Adolescent neuroscience is becoming an increasingly important aspect of juvenile justice policy and practice. Universities from Harvard to Columbia are researching its importance, and the science has featured in recent high-profile court cases like the trials of Dzhokhar Tsarnaev and Lee Boyd Malvo, who helped carry out the 2002 Beltway sniper attacks when he was 17 years old. 

“There's research now that shows that young people, even up to age 25, make different decisions, have different thought processes, and are culpably different before the law than other folks,” Mr. Ziedenberg says. “I think that's really echoed among policymakers.”

Still room for improvement

Despite the progress made on the twin fronts of reducing both violent crime and the incarceration of juveniles, some experts would also like to see a drop in lower-level offenses. Josh Gupta-Kagan, an associate professor in the University of South Carolina School of Law, says reforms need to also address how juveniles who commit minor offenses, such as status offenses or nonviolent crimes, are treated by the juvenile justice system.

He points to the recent arrest of a girl at Spring Valley High School in Columbia, S.C. – which made national headlines due to a video of her violent arrest – as an indicator of the kind of arrest that might not lead to a commitment, but could still have a lasting impact, both professionally and emotionally, on an adolescent.

“While they're not likely to be detained, not likely to be committed to a juvenile jail, simply having that on their record is going to impose some lasting lifetime harms, and is going to increase the chance of later crimes and recidivism,” he says.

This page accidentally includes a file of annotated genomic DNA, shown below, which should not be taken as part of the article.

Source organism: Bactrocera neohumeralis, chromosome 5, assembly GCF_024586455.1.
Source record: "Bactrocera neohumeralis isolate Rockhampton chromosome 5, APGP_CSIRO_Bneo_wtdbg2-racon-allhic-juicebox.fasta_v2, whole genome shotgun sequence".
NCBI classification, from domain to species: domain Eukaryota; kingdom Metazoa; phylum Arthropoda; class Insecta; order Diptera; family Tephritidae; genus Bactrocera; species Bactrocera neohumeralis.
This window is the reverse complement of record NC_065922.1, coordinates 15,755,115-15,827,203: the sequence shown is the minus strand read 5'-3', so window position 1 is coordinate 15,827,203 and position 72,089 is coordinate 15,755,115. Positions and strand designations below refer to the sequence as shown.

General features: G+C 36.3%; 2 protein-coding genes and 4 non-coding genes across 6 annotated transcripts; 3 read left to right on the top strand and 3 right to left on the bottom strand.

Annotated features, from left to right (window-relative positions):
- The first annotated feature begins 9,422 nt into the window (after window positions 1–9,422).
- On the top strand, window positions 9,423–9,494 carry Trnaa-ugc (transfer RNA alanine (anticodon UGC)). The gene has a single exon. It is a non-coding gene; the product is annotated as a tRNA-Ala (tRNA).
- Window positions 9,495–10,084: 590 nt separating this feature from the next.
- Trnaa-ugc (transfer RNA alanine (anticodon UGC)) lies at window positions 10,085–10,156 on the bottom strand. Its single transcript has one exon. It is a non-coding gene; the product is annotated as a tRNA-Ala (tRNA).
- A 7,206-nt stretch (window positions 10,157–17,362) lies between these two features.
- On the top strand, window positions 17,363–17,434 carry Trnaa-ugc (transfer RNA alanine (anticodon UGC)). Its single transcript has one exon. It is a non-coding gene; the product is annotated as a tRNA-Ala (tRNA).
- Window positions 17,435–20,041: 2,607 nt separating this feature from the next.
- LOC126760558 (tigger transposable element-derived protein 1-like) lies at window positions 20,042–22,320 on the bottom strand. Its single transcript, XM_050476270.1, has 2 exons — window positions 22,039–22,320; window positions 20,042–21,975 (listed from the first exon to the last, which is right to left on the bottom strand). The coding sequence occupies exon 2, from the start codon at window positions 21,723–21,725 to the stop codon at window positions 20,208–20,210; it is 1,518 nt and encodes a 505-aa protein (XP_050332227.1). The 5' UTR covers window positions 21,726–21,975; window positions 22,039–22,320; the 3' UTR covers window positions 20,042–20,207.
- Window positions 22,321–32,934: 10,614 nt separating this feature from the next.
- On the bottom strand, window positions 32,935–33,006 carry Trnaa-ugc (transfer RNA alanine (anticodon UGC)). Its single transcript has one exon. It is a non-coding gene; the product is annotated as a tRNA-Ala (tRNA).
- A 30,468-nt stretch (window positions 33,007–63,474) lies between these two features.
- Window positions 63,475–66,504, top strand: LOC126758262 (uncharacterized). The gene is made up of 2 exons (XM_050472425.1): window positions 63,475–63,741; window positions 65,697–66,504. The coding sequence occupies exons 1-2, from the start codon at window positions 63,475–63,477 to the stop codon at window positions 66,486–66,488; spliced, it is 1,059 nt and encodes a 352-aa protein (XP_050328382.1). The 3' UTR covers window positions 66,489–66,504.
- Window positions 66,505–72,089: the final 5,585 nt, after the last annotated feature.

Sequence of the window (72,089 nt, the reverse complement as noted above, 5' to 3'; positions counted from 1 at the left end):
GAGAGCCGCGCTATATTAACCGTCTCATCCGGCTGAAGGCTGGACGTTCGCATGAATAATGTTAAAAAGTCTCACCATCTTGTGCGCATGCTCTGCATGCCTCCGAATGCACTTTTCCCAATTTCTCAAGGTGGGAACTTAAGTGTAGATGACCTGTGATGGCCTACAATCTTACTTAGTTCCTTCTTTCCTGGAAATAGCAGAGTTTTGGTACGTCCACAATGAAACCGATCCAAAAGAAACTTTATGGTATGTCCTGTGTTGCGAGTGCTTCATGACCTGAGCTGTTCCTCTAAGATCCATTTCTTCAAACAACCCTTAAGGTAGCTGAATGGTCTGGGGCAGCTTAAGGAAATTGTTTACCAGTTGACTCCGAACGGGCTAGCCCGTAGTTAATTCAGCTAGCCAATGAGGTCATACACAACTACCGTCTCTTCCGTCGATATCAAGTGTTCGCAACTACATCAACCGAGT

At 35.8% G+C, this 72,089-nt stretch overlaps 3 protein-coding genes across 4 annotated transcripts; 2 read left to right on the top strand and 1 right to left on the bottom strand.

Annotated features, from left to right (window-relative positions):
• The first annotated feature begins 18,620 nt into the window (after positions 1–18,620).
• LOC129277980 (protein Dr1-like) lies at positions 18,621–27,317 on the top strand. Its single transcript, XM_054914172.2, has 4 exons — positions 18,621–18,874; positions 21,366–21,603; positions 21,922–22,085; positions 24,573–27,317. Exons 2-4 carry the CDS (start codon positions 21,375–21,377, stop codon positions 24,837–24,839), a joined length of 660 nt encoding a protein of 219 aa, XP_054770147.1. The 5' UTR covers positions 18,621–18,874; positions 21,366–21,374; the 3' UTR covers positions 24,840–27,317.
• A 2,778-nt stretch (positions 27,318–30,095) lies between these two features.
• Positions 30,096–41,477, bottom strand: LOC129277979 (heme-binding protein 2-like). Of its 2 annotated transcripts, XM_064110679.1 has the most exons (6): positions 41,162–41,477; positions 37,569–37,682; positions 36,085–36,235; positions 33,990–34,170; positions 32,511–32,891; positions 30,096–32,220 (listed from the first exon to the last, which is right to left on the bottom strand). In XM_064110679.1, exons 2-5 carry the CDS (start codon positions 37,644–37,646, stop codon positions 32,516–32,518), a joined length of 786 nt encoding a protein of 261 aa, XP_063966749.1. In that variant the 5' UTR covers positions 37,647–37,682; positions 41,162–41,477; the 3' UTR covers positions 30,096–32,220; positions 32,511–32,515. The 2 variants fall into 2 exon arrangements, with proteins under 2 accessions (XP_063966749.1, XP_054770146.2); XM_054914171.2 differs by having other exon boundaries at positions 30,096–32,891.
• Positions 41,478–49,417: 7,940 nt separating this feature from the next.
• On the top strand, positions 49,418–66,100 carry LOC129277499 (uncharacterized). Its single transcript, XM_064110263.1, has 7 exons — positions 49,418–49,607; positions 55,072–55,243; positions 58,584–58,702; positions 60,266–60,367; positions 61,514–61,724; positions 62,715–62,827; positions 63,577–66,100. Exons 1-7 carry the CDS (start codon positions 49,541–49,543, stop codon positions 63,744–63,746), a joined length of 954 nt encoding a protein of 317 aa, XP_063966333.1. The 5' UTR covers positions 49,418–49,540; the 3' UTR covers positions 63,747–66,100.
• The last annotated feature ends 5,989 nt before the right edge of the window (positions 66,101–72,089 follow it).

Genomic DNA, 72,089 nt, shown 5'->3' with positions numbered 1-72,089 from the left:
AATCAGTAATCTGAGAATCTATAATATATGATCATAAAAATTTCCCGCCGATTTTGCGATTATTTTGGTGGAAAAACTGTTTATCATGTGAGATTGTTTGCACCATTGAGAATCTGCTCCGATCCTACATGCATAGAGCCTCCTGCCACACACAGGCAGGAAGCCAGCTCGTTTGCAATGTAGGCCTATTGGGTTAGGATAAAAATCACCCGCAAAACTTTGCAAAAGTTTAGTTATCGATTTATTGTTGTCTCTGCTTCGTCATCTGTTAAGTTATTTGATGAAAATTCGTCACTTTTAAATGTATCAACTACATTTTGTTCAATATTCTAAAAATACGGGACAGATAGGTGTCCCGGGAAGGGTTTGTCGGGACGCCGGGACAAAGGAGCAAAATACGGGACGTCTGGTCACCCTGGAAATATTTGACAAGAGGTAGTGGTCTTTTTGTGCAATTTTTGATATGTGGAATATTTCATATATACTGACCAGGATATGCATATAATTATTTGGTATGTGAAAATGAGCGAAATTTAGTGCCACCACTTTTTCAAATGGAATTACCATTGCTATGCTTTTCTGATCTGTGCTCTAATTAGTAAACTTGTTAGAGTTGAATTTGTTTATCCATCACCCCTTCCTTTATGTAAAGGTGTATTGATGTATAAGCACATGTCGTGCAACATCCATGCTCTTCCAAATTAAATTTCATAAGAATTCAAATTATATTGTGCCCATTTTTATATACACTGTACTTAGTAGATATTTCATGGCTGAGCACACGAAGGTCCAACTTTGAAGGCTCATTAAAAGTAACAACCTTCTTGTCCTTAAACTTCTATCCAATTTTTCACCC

A 2014 report from the Justice Department's Office of Juvenile Justice and Delinquency Prevention found that in 2010, 30 percent of juvenile offenders in the country were committed because of minor offenses like public order violations (e.g. disorderly conduct), technical violations (e.g. violating parole), and status offenses.

Various studies have shown that juvenile incarceration can damage a teenager’s chance of graduating from high school, and can increase the chances of recidivism and involvement in the adult criminal justice system.

A Pew report released in April found that “placement in correctional facilities does not lower the likelihood of juvenile reoffending and may, in fact, increase it in some cases.”

Among policymakers, Professor Gupta-Kagan says, “there’s a growing awareness that locking kids up doesn't usually lead to good outcomes for them.”